wheelchair
rugby
athletes
during
arm
ergometer
tests
and
concluded
that
they
had
high
levels
of
aerobic
fitness.
8
Abel
et
al.
used
metabolic
testing
to
determine
the
energy
expenditure
of
wheelchair
basketball,
tennis,
and
rugby
players
during
practice
sessions.
9
Several
studies
have
focused
on
the
physiological
responses
of
wheelchair
basketball
athletes
but
these
are
limited
to
game-related
data
and
are
qualitative
in
nature.
For
example,
Nyland
et
al.
studied
shoulder
rotator
torque
of
individuals
who
participated
at
a
National
Wheelchair
Basketball
Tournament
and
found
class
I
players
had
asymmetric
shoulder
torque
with
respect
to
dominant/non-dominant
shoulder,
while
class
II
and
III
player
were
symmetrica1.
10
Vanlandewijck
et
al.
videotaped
wheelchair
basketball
games
and
analyzed
female
athletic
performance
in
the
quality
of
game
performance
using
the
Comprehensive
Basketball
Grading
System."
Coutts
evaluated
short
periods
of
a
wheelchair
basketball
game
and
simulated
game
activities
to
determine
factors
including
maximum
speed,
acceleration,
and
force
of
two
basketball
athletes
for
6
min
each.
However,
this
study's
conclusions
are
limited
due
to
small
sample
size,
limited
data
collection
time,
and
the
subjects
were
not
using
their
wheelchair.
12
No
published
data
currently
exists
on
distances
and
speeds
traveled
by
rugby
or
basketball
players
during
game
play.
A
miniaturized
data
logger
(MDL)
13
for
collecting
manual
wheelchair
activity
has
been
successfully
used
in
several
community-based
studies.
Fitzgerald
et
al.
utilized
a
MDL
to
compare
activity
with
push-rim
activated
power
assist
wheelchairs
to
manual
wheelchairs;
14
Cooper
et
al.
used
it
to
track
activity
in
children
who
used
manual
wheelchairs;
15
and
212
Special
Sports
Edition
M.
Sporner
et
al.
Tolerico
et
al.
used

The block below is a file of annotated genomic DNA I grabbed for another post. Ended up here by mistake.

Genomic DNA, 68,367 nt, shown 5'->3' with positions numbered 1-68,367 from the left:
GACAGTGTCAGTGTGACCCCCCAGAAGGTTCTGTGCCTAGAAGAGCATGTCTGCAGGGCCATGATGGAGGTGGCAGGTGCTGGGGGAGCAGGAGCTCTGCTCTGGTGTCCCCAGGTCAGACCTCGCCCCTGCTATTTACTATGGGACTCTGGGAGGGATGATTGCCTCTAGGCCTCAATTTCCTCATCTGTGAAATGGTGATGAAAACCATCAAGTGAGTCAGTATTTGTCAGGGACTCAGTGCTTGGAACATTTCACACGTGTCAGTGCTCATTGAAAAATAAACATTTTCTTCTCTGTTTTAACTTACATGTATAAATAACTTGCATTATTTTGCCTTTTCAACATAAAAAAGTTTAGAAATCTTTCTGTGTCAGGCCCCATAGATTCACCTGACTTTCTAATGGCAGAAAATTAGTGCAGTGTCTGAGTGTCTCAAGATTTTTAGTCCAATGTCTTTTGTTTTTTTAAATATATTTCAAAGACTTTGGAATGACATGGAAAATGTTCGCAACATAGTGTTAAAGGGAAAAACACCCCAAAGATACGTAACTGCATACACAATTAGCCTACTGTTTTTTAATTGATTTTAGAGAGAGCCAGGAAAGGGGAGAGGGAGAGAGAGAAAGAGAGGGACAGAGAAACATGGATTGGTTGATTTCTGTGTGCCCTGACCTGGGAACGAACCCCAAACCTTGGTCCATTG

it
to
quantify
manual
wheelchair
utilization
among
veterans.
16
The
purpose
of
this
descriptive
study
was
to
provide
quantitative
information
about
some
of
the
characteristics
of
wheelchair
basketball
and
rugby
game
play.
The
MDL
was
used
to
collect
the
distance
traveled,
average
velocity,
activity
time,
and
number
of
starts
and
stops
during
rugby
and
basketball
games.
Methodology
Participants
were
recruited
prior
to
the
wheelchair
basketball
and
rugby
tournaments
during
the
2007
and
2008
NVWG
in
Milwaukee,
WI,
and
Omaha,
NE,
respectively.
The
NVWG
is
the
world's
largest
annual
wheelchair
sporting
event
and
has
been
expanded
to
include
multiple
amputee
events.
Individuals
recruited
in
2008
were
unique
from
the
athletes
in
2007.
To
be
eligible
for
the
study,
the
participants
had
to
be
18
years
of
age
or
older
and
must
be
participating
in
wheelchair
basketball
or
rugby.
All
athletes
were
military
veterans.
Those
athletes
who
expressed
interest
to
researchers
and
met
inclusion
criteria
were
invited
to
participate
in
this
research
study.
After
providing
informed
consent,
each
participant
completed
a
brief
survey
which
contained
questions
regarding
their
demographic
information
(age,
disability,
and
years
since
injury
or
diagnosis)
and
information
specific
to
their
wheelchair
basketball
or
rugby
participation
(classification,
type
of
wheelchair,
participation
in
organized
wheelchair
basketball
or
rugby
outside
of
the
NVWG
and
training
habits).
Prior
to
protocol
initiation,
this
study
was
approved
by
the
VA
Pittsburgh
Healthcare
System
Institutional
Review
Board.
Instrumentation
Prior
to
the
start